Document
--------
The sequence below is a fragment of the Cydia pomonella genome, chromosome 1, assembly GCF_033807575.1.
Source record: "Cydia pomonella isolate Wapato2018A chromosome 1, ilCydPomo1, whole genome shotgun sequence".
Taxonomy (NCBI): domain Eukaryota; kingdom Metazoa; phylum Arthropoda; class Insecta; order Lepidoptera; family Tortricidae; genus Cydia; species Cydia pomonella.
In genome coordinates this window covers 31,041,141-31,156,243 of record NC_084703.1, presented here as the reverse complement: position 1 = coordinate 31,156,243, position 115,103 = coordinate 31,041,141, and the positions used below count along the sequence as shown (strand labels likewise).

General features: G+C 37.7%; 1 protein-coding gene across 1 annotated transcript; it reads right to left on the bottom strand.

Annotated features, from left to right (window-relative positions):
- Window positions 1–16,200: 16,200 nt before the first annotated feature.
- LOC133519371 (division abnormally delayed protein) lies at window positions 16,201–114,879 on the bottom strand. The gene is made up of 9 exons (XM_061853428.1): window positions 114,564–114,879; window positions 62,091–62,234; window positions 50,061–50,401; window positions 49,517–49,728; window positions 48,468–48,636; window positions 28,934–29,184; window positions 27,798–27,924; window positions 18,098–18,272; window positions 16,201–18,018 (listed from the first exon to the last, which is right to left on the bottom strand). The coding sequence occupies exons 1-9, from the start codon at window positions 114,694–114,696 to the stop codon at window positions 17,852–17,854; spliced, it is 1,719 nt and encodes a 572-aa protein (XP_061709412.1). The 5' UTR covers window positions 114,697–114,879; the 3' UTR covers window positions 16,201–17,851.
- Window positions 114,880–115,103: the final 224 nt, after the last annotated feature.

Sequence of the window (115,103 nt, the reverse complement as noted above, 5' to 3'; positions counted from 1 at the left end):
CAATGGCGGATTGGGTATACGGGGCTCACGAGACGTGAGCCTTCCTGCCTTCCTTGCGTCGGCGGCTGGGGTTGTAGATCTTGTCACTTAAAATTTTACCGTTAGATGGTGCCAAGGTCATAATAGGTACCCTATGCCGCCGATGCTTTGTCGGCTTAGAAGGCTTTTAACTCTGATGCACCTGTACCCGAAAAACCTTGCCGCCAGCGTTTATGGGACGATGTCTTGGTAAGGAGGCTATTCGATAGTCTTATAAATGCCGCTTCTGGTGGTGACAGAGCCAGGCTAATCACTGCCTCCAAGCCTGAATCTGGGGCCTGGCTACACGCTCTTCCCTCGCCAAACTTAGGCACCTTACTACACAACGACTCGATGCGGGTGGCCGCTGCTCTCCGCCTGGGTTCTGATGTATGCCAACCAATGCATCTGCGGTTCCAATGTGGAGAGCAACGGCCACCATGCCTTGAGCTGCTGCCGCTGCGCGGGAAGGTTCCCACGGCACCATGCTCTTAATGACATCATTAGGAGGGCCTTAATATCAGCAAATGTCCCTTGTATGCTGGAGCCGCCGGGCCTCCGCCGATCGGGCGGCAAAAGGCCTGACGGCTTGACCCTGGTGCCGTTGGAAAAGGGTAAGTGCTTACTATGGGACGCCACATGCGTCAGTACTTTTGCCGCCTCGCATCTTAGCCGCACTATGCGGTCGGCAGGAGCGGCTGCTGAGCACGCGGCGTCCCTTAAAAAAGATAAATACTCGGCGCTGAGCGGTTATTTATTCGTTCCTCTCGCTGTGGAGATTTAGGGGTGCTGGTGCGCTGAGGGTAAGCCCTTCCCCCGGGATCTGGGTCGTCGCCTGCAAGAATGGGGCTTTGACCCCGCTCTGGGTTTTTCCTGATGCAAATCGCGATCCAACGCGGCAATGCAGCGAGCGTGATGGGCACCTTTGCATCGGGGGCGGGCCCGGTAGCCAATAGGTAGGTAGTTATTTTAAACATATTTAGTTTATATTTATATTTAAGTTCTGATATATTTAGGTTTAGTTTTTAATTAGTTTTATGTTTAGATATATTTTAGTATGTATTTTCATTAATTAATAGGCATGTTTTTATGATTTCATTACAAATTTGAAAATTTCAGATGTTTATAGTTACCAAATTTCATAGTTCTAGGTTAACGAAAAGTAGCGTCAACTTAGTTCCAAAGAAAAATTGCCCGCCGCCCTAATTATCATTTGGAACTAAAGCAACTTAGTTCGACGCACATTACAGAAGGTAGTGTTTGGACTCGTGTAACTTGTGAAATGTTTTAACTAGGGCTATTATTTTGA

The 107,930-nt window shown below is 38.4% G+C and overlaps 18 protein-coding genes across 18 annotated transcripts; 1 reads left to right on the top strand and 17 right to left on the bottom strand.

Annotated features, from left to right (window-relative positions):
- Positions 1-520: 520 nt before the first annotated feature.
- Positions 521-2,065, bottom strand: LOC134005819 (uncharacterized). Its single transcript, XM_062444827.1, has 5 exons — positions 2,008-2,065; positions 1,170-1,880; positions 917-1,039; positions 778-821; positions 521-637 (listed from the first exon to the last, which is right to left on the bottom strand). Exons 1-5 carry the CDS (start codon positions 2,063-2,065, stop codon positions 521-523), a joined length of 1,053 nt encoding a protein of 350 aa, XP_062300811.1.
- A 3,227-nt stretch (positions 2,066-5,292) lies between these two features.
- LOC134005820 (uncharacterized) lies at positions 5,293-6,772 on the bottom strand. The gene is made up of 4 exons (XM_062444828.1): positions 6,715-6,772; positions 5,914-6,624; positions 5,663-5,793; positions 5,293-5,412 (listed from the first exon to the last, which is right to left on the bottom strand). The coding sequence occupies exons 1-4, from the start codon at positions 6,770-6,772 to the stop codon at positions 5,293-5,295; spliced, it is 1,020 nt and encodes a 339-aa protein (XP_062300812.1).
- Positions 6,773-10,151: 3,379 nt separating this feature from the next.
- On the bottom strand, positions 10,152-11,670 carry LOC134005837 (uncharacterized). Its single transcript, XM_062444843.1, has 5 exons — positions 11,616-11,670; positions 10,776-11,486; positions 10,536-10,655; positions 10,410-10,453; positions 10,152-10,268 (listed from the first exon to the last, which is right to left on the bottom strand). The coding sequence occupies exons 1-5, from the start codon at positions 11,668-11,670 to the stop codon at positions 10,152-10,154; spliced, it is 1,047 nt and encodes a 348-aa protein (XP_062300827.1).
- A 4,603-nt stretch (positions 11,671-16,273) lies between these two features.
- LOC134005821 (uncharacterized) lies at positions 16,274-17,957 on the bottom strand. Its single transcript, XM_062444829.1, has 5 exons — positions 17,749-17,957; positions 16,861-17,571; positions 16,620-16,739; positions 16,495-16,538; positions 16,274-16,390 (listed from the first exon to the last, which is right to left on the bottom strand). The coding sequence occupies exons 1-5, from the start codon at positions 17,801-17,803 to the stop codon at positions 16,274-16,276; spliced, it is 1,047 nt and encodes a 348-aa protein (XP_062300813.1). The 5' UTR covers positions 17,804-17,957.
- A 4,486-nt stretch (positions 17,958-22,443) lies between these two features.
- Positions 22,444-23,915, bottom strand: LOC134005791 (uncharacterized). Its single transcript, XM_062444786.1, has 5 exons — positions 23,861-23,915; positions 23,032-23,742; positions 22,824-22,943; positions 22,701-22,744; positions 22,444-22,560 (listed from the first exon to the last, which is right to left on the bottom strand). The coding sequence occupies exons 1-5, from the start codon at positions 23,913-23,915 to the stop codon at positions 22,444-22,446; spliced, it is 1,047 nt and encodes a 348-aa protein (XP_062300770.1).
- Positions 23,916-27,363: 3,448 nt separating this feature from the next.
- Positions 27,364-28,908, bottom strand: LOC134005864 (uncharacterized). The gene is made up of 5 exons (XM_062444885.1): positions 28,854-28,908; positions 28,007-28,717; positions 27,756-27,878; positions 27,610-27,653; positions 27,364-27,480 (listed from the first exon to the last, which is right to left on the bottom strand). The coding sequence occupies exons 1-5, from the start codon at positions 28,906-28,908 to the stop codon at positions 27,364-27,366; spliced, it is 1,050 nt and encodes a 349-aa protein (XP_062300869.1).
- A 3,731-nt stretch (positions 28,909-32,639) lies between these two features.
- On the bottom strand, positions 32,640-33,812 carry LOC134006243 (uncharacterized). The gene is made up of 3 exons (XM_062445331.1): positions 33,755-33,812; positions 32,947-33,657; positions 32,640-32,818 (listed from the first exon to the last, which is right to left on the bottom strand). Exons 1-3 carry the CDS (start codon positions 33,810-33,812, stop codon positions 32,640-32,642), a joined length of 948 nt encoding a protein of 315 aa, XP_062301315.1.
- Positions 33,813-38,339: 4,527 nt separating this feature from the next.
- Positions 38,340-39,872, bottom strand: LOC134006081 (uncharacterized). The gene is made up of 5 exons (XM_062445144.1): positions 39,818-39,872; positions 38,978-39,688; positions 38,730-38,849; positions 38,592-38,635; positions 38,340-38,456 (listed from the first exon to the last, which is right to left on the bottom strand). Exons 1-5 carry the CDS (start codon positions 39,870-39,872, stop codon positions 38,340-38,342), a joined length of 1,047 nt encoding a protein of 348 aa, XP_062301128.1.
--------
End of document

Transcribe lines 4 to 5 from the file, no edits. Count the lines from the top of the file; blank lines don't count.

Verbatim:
In genome coordinates this window covers 31,041,141-31,156,243 of record NC_084703.1, presented here as the reverse complement: position 1 = coordinate 31,156,243, position 115,103 = coordinate 31,041,141, and the positions used below count along the sequence as shown (strand labels likewise).

General features: G+C 37.7%; 1 protein-coding gene across 1 annotated transcript; it reads right to left on the bottom strand.